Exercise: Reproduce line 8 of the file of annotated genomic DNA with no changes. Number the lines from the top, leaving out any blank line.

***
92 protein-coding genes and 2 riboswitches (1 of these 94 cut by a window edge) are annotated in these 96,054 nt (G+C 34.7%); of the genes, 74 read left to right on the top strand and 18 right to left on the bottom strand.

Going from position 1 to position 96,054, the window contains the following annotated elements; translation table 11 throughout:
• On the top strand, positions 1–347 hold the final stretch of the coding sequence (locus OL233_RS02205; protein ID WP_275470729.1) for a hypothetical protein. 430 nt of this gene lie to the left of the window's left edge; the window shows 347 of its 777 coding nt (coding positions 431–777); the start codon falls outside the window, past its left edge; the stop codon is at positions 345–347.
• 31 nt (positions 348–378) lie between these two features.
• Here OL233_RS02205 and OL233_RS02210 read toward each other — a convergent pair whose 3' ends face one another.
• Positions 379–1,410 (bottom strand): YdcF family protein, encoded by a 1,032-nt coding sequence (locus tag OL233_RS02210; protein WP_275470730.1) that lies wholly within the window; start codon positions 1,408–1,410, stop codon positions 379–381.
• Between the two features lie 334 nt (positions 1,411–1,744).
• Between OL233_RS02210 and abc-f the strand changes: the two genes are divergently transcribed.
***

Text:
• Between OL233_RS02210 and abc-f the strand changes: the two genes are divergently transcribed.